22 Question and Answer Stephanie Krauss, Senior Fellow, Forum for Youth Investment, Kate Nielson, Senior Policy Analyst, National Governors Association,

23 Sharon Lee, Director of the Office of Multiple Pathways, RIDE The SEA’s role in promoting proficiency- based expanded learning through legislative changes and state-level policies

24 Adult, Career and Technical, Secondary and Virtual Learning regulations support and promote learner proficiency gained and measured through a variety of learning opportunities. Comprehensive Regulatory Framework

25 RI regulations require districts to set up a proficiency- based diploma system to support students demonstrating proficiency through multiple measures. Multiple Measures of Proficiency

26 Partnering with a number of local, regional and national partners to develop a statewide proficiency-based system. Partnerships

27 Continued work… Build system with partnerships Maintain a comprehensive and connected system Pay attention to barriers and opportunities Support, highlight, and share good practices

28 Rethinking High School Credit ELOs for Credit: A Solution to Engage and Prepare Rhode Island Youth for the Future

29 AN EDUCATION INITIATIVE OF ELOs for Credit Student – At the center of learning Teacher – Facilitator of learning and rigor Industry Mentor– Guides hands- on, real world learning ELO Coordinator Opportunities for students to gain credit for rigorous learning experiences that take place outside of the traditional classroom

30 AN EDUCATION INITIATIVE OF Building the Initiative Plannin g Pilot Implementatio n Expansi on Providence Woonsocket Central Falls Establishing policy and processes to support districts Defining roles of teachers and partners Developing assessment to fit school and partner needs Expand to serve more students—funding capacity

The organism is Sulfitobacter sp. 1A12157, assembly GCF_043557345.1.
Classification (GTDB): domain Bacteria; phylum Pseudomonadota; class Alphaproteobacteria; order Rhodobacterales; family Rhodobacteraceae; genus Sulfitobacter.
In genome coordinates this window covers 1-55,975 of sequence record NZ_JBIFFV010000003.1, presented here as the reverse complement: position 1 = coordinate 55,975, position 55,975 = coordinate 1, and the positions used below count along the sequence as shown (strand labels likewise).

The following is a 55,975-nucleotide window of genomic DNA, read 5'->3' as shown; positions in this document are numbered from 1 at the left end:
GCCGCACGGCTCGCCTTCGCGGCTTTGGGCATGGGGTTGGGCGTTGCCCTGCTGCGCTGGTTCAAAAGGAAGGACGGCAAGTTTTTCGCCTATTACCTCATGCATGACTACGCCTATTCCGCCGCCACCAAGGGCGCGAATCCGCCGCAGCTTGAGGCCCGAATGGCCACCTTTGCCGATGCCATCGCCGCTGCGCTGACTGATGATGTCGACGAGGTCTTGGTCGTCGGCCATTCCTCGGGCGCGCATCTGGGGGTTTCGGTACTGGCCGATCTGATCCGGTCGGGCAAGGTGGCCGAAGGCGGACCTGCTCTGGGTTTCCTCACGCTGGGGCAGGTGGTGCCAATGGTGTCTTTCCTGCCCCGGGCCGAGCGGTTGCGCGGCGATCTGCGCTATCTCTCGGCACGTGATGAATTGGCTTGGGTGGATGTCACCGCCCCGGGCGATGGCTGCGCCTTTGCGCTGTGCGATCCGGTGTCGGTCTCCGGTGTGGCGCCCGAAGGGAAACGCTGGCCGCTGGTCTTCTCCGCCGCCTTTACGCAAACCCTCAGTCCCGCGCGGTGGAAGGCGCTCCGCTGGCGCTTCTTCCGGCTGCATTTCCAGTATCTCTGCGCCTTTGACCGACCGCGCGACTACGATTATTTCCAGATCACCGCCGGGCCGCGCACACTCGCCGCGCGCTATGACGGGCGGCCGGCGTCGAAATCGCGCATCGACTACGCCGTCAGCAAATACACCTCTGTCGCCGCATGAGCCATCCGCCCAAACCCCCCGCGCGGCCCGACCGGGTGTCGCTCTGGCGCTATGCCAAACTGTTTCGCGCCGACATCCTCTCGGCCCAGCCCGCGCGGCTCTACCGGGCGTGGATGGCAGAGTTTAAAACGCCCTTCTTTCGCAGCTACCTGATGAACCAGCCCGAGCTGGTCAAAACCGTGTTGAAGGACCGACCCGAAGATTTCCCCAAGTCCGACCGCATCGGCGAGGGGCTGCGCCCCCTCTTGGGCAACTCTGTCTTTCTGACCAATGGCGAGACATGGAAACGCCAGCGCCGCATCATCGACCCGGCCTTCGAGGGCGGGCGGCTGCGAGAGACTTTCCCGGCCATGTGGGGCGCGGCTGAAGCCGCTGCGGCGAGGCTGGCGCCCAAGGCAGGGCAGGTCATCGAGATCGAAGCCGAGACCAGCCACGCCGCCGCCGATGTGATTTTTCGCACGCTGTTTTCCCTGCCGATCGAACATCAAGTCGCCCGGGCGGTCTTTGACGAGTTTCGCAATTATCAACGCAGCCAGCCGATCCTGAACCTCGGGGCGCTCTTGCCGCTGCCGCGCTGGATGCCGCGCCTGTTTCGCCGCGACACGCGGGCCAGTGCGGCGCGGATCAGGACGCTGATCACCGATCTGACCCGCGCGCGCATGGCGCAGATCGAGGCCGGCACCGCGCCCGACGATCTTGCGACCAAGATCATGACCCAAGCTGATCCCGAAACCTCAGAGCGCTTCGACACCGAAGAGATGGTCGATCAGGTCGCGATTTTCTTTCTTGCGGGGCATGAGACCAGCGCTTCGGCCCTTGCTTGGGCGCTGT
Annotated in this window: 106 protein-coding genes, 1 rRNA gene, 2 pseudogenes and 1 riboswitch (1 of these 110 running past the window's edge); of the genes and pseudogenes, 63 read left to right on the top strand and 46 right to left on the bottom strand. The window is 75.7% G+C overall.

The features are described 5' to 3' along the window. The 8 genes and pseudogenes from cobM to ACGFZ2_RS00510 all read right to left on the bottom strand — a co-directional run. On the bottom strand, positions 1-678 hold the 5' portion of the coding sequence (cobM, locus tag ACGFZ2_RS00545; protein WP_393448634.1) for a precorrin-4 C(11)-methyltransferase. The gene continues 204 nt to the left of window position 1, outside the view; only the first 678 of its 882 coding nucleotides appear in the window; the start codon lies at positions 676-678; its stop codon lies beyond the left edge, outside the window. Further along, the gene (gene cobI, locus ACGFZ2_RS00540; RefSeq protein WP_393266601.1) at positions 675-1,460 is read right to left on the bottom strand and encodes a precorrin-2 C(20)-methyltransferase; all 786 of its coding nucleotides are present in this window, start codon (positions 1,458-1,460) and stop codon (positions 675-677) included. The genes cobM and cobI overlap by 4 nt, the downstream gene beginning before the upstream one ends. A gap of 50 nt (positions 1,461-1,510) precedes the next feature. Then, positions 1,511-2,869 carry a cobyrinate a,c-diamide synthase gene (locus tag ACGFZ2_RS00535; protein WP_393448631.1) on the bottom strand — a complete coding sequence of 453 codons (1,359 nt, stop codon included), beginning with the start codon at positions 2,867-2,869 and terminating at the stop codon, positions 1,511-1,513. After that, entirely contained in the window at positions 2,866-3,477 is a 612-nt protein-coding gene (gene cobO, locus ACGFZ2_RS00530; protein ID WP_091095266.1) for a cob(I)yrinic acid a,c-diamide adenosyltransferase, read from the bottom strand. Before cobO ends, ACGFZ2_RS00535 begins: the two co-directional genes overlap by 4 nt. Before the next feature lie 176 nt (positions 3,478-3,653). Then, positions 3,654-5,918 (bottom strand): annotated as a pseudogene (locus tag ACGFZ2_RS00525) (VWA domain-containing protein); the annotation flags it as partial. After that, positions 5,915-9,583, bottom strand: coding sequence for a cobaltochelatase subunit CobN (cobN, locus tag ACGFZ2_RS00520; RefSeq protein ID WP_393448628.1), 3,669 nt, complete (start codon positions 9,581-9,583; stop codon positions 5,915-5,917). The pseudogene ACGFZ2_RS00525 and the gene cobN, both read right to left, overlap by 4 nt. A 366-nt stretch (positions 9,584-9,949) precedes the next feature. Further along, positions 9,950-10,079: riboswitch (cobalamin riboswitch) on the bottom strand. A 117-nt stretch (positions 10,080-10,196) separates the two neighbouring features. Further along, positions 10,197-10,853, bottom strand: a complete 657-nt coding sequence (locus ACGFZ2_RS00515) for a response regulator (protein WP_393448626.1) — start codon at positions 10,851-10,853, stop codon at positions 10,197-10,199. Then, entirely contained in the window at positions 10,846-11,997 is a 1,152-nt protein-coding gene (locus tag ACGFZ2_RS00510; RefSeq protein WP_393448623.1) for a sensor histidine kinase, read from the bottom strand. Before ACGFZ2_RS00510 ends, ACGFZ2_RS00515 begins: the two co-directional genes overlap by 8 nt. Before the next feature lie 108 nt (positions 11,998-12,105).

31 AN EDUCATION INITIATIVE OF Central Falls Individual and group ELOs take place after-school, during the summer, and now during the school day A part of the school transformation strategy to increase the graduation rate and improve climate and culture  CFHS Transformation Report (2013) cited ELOs as integral to increasing graduation rate by 18% from 2010 to 2012 CFHS Transformation Report (2013) ELO Office funded by the district

32 AN EDUCATION INITIATIVE OF Excerpts and photos from the CFHS ELO Yearbook 2014

33 AN EDUCATION INITIATIVE OF Woonsocket Partnership with Riverzedge ArtsRiverzedge Arts Group and Individual ELOs take place after school and during the summer ELO Director at the school In , over 138 WHS and WACTC students completed 146 ELOs projects, engaging 25 teachers and 75 community mentors

34 AN EDUCATION INITIATIVE OF Source: Photos from ELO Woonsocket

35 AN EDUCATION INITIATIVE OF Going to Scale 4 new districts and 2 charter schools Different districts, different models Professional Learning Community

36 AN EDUCATION INITIATIVE OF Second Cohort District Models Personalized learning for unique student needs Fulfill digital portfolio requirement Expand course offerings Burrillville Support transition from middle school to high school Tie multiple expanded learning efforts together Expand STEM offerings Westerly Create interdisciplinary learning experiences Enhance afterschool offerings, increase partnerships Incorporated experiential learning into the school day Cumberland ELOs a part of the graduation requirement for students Map directly to 21 st century skill expectations Expands course offerings, tapping into interests of teachers Highlander

37 AN EDUCATION INITIATIVE OF District Conditions Needed to Support ELOs District administration involved in ELO design School leadership and openness around how school design can support ELOs and student- centered learning ELO Coordinator, or someone who can play a coordinating role Funding to support mentor and teacher compensation

38 AN EDUCATION INITIATIVE OF Next Steps for RIASPA Supporting statewide community partners working across multiple districts Formalize partnerships with higher education Develop more industry work-based experiences Digital badges!

39 AN EDUCATION INITIATIVE OF Check Us Out RIASPA: Woonsocket: Central Falls: opportunities.html opportunities.html Providence (PASA’s the Hub):

40 AN EDUCATION INITIATIVE OF For More Information Contact Info: Michelle Un

41 Question and Answer Stephanie Krauss, Senior Fellow, Forum for Youth Investment, Kate Nielson, Senior Policy Analyst, National Governors Association, Sharon Lee, Director, Office of Multiple Pathways, Rhode Island Department of Education, Michelle Un, Project Manager, Research & Data, Rhode Island After School Plus Alliance,

42 Thanks for joining us!